Questions on Purchasing for Wholesale Sales

by Amy.
(Jackson, Tennessee USA)

I am thinking of making the leap into selling my jewelry wholesale to boutiques.

Amy: Questions on Purchasing for Wholesale Sales 1

I have only been making jewelry for a little over a year and have great reviews from clients, from the boutiques I work with (but they are consignment & I don’t want to do that any longer), and I have been featured on Elle-France website.

I have started making my line sheets, getting a website (other than my etsy shop ready) and have my prices figured for the retail and wholesale markets. What are the best strategies to do this when it comes to purchasing supplies and making the items?

Amy: Questions on Purchasing for Wholesale Sales 2

I am relatively new and small so while I do have a lot of supplies on hand I also don’t want to spend a fortune on bulk materials before having a large sale and no guarantee that items will sell.

I have also purchased some pendants (like photos) that are featured in my designs and I’m worried if I have certain jewelry items listed on my line sheet and then go back to my supplier I may not be able to order more stock.

I have asked the supplier if these items are something they normally have in stock, but I have not heard back yet. Just looking for advice on what other jewelers do or have done when starting out selling wholesale.

Do you purchase bulk in hopes of a wholesale order or order your supplies when that big order comes in? (And it may be a combo) — just looking for ideas! Thanks!

Amy
Soma Lynn at Etsy

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Comments

  1. Great question, Amy! I’m at the same place in my business and am interested to hear what others have to say on the topic. For the time being, I’m going to follow what I’ve been doing on the retail side which is make a handful of styles in bulk that I heavily promote and use them to drive traffic for my limited edition and one of a kind pieces. At this point I have a good understanding of what my top sellers are and definitely buy those materials in quantity. In order to be competitive on the wholesale side it will be absolutely critical to contain costs as much as possible and also have enough on hand so there’s not a huge lag in fulfillment time. Best wishes on this new chapter of your business!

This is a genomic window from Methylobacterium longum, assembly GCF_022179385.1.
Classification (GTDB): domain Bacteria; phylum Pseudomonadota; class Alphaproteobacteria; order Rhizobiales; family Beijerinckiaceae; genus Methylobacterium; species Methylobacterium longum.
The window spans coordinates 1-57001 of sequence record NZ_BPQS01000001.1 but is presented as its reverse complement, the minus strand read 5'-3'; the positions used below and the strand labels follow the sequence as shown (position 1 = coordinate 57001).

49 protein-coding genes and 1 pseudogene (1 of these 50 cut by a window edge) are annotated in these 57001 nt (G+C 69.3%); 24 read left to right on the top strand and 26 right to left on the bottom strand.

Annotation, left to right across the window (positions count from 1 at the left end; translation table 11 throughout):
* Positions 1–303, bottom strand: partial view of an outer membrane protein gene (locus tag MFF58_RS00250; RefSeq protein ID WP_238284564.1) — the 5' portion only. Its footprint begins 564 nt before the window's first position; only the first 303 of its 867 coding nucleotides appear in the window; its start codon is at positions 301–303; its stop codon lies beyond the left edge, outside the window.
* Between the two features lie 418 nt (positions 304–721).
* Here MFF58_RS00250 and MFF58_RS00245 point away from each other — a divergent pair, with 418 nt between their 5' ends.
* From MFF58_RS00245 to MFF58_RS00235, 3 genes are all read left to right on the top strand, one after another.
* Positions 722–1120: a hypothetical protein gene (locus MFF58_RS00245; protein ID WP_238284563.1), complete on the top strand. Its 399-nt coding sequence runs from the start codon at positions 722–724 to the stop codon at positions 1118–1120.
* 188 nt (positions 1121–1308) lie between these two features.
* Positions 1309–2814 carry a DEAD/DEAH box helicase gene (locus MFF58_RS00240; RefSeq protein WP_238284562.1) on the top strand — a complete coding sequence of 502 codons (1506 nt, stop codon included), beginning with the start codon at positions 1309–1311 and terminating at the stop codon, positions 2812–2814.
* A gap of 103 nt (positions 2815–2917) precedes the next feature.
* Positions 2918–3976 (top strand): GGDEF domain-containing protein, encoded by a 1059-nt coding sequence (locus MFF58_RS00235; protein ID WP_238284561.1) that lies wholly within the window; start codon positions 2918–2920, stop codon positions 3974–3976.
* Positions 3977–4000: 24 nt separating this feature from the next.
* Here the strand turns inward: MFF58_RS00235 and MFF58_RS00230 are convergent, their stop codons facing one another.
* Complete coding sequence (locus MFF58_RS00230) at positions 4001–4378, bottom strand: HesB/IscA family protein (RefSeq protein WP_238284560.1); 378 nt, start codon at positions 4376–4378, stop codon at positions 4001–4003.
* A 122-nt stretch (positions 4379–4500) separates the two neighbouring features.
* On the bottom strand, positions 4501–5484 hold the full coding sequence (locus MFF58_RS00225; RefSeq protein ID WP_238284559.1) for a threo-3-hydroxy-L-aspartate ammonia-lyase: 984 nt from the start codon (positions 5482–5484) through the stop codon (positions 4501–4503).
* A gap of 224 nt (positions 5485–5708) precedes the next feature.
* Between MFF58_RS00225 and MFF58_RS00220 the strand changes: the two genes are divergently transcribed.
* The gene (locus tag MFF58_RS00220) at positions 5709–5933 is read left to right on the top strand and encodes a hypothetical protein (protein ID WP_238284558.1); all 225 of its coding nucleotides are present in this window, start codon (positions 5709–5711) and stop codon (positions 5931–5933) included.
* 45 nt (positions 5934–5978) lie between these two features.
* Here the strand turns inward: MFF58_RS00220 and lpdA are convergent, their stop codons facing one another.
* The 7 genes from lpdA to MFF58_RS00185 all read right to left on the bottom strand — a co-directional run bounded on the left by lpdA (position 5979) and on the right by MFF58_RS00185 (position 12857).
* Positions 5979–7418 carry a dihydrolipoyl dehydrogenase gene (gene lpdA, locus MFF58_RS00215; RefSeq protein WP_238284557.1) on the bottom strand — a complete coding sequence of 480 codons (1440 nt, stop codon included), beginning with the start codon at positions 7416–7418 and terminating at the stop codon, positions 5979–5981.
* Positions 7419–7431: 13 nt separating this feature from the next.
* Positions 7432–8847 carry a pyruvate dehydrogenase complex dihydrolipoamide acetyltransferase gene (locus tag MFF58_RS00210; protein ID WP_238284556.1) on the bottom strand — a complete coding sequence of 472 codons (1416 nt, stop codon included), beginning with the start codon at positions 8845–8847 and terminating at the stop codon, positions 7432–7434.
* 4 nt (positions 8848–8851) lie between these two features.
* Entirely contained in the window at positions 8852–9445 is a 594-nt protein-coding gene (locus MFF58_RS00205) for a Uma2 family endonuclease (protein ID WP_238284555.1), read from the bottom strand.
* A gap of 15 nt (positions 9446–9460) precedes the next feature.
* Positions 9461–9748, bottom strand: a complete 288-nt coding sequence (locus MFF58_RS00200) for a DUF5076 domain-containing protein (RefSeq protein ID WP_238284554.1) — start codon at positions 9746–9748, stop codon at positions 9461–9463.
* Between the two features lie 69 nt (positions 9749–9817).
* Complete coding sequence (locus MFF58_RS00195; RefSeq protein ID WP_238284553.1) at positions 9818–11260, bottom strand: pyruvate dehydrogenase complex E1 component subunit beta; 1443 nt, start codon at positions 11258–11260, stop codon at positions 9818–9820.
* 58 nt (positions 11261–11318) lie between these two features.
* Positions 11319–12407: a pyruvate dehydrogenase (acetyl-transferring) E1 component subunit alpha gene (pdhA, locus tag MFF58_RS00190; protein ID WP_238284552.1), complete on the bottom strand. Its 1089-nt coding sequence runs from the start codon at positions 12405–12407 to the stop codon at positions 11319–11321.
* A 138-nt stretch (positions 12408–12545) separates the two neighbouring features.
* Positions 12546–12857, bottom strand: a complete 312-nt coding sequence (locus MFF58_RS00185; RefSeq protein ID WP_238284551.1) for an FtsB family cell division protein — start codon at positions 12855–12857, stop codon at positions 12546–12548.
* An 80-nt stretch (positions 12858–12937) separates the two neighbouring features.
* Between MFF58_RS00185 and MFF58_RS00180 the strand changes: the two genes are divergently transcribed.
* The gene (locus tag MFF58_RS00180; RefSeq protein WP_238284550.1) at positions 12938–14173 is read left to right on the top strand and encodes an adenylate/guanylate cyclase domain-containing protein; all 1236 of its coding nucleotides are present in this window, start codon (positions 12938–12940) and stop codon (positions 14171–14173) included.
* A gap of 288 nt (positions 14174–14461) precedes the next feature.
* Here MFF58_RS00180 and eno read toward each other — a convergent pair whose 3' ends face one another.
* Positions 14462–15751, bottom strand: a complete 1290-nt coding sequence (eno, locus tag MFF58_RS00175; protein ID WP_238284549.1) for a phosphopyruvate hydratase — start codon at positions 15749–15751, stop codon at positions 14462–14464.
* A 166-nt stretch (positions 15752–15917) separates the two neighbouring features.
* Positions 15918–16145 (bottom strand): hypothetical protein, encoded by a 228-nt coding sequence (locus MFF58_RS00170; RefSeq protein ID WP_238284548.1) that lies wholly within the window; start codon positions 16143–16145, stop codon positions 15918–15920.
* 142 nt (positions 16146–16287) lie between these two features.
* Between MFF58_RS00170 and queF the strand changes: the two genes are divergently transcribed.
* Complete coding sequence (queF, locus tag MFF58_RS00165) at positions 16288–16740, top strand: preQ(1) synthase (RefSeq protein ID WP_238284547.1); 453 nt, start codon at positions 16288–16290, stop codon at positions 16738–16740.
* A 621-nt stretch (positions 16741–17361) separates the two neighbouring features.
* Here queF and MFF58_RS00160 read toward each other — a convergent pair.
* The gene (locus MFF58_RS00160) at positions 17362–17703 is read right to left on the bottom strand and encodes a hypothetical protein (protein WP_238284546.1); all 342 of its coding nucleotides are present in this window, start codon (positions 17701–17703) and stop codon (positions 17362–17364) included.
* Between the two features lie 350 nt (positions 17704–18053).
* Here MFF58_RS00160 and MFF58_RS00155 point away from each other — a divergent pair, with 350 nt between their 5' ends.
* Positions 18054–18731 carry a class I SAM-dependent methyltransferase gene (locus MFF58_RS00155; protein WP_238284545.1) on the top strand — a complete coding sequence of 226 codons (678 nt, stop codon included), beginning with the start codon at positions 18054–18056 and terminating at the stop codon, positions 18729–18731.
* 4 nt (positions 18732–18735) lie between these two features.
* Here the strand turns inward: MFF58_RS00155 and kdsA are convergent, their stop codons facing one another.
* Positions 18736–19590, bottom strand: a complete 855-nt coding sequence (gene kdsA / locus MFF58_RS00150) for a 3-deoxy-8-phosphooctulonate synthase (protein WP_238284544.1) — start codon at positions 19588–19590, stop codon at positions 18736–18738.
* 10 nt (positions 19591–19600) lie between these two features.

2. Personally, I buy in bulk, make my designs and literally peddle them to retailers. Generally, I charge 1/2 to them as I would charge on Etsy. It’s a nice income stream, even though some of them have gone out of business, I just try new ones. Consignment is not an option for me because I would rather keep my stuff under my own control in my Etsy store. Good luck and don’t be afraid to ask retailers, all they can say is no but yes feels really good. Oh, and make sure you have excellent business cards.

  3. I would talk to your suppliers and know what their turnaround times are for the supplies that you would need. Keep a chart, too, so you have that info handy. If there are items that would take a long time to come in, you might want to consider pre-ordering those.

    Then, I would calculate how much time it would take to produce an item, from placing your supply order to making your items to having them packaged and ready to deliver. Make sure that you have as accurate an answer as possible, and it might be advisable to build in a couple days of wiggle room to account for holidays, errors, etc.. Then, when negotiating with a wholesaler, you can ensure that the delivery date that you promise is a true one, and you can comfortably fulfill their order on time.

  4. I don’t sell my jewelry wholesale but I would buy a supply (2-3 dozen) of the unusual components so that I knew I had them and then buy the more common items as I need them.

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